The thoughtful reader might go back, look at the list, and say that this blog post is a bit of an uptight overreaction. There is no particular word or phrase that stands out as inappropriately crossing some clear line. That’s how this sort of signaling works. The inappropriate stuff emerges gradually as we establish some spaces (the grill, the locker room, perhaps the board room or the industry event) as masculine and therefore subject to different rules.

This is the gateway to some really nasty stuff. Once we start down this road, we’re just a fraternity induction and an MBA away from the @GSElevator twitter feed.

More on that at the end of the post, but first allow me to share another example:

The All Male Conference

A few years back, I was invited to speak to a meeting of the US sales and engineering teams of an early stage technology company. I was already a customer, and my team was in the middle of a proof of concept evaluation of their new product.

When I arrived, I was struck by the massive gender imbalance. It was an all male event with at least 50 men in attendance. The two women at the conference center were the receptionist who gave me my badge, and the person who served the coffee.

The thing had a weird and macho vibe: When the national sales lead finished his presentation, his last slide was a picture of some bird, perhaps a duck, that he had run over on the way to the meeting. The room laughed, some uncomfortably. He left the grisly picture lingering on the projector while he took questions.

After my talk, I had an opportunity to meet with the executive team. I asked about the total lack of women at the event, and they laughed and said that they had just been talking about that.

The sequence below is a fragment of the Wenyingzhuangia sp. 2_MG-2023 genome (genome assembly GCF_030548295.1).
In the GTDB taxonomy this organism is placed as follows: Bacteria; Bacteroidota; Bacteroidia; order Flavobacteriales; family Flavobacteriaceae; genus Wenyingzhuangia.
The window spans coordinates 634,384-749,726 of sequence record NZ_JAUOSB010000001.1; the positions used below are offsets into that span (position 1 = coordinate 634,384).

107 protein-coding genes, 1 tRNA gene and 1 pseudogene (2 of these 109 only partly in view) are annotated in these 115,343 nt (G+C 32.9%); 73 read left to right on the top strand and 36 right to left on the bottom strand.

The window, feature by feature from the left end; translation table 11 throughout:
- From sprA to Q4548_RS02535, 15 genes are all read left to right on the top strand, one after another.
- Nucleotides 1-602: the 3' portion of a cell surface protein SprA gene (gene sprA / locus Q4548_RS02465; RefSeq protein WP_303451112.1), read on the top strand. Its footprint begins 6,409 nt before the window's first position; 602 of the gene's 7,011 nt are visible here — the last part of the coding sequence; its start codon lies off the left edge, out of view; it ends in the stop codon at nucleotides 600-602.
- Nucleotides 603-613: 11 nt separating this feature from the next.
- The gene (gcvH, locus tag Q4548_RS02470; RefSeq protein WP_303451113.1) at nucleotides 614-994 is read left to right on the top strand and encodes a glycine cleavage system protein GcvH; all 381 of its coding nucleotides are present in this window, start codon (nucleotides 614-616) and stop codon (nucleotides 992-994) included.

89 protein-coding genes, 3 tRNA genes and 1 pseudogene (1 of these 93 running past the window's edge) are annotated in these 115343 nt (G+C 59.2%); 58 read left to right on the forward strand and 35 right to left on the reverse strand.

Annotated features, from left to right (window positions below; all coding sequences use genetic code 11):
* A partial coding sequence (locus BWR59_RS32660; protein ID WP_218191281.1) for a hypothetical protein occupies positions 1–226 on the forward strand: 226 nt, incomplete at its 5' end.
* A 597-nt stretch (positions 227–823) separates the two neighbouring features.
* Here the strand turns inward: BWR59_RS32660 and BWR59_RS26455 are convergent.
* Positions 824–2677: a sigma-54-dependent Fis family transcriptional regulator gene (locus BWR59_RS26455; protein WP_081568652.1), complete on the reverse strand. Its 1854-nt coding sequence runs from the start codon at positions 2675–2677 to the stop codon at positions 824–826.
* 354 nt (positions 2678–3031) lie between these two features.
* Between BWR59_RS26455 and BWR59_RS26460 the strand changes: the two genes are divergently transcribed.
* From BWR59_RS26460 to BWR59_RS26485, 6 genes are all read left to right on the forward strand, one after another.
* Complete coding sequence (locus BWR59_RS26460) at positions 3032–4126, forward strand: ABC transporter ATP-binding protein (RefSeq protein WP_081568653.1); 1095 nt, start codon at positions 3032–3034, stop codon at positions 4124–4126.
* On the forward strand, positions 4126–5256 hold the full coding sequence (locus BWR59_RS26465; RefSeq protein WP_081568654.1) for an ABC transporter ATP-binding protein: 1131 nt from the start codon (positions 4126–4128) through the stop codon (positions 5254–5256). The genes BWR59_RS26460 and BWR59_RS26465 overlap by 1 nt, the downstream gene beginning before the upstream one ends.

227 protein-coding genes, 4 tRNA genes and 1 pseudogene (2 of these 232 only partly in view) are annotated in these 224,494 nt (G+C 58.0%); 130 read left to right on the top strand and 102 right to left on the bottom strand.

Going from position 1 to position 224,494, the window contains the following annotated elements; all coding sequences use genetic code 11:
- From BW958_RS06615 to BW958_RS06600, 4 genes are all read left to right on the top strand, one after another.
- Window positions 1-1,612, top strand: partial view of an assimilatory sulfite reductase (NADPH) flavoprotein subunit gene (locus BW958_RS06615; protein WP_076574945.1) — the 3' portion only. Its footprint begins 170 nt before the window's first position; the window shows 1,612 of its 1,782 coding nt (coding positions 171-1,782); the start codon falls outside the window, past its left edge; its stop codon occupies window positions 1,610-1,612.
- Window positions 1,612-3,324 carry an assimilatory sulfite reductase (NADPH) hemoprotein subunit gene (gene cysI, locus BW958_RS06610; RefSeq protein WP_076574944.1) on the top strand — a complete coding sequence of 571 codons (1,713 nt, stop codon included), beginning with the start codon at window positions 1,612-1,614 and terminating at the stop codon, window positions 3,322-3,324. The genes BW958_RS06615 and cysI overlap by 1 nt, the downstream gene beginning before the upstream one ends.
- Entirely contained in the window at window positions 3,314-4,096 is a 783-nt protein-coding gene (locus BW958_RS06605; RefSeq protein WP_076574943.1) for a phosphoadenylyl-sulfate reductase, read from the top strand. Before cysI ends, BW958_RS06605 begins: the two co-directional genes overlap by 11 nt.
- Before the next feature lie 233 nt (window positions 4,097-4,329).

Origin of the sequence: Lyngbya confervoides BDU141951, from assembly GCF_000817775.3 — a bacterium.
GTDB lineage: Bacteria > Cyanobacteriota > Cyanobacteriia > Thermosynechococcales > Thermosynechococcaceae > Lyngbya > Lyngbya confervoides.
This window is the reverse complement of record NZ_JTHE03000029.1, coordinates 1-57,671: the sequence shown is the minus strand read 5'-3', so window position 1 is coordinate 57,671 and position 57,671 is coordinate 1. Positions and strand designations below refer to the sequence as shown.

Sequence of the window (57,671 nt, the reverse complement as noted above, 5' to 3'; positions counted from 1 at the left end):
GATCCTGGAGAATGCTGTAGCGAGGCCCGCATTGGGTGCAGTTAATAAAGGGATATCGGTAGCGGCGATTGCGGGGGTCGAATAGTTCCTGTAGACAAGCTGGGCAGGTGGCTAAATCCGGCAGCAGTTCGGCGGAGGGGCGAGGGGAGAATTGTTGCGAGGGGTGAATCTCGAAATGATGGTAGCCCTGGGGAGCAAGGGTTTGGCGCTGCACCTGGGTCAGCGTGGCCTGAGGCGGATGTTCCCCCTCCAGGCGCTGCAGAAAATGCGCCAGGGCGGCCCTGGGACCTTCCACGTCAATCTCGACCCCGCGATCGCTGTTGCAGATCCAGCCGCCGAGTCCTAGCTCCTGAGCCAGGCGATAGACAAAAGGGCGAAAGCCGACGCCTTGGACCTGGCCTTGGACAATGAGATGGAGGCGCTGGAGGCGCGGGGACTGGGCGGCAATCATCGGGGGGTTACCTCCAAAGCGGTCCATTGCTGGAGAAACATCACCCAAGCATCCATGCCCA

LOL, weird, right?

I pushed, and they told me that they were working on it, but had to take it slow. Dead-duck guy? He brought in amazing sales numbers. He apparently saw any effort at diversity as diluting his talented team with charity cases and low performers. They didn’t want to alienate him, so they had to tread carefully.

I cancelled the proof of concept and insisted that they go only through me for future communications I don’t know what other tricks dead-duck-guy had on offer, but I knew I didn’t want him talking to my team.

This particular story has a happy ending. The company did some soul searching and then hired a global head of diversity, who was the most forceful and intersectional person you’ll ever meet. They made a sustained effort to fix their biased and unbalanced team. Dead-duck guy may still be there, but I certainly never saw him around again.

Along the way they discovered something really important: Their product had a much larger potential audience than they had realized.

The company had been blind to that larger market because so many potential customers had been unwilling to take an initial meeting with dead-duck-guy and his team. They never showed up as qualified prospects.

Let me say that again: The macho, hyper-masculine approach of their best sales guy was alienating half of their target audience. The people who didn’t want to deal with him didn’t call back and explain themselves. They just moved on.

Maybe they took Rule 23 to heart.

Conference Season

I mentioned that the inappropriate thing usually shows up later. Let’s talk about that:

Conference season is starting. That means lots of mix-and-mingle events. The goal is relationship building. There will be coffees, breakfasts, lunch-and-learns, bar nights, and boozy steak dinners. There will be private presentations back at the Air B&B, invitations to travel and speak at the national convention, and so on.

As these invitations ramp up, my experience is that they move more and more into masculine spaces that exclude women. Once there, we always tend to see a bit more of the old “locker room” banter. It’s a ratchet that goes in only one direction.

This happens gradually to avoid anybody getting all weird and uptight when the enticements on offer depart from what we talk about in mixed company.

I mean seriously, you know why they put all the big industry events in Las Vegas, right? It’s not for the child care facilities, I can tell you that much.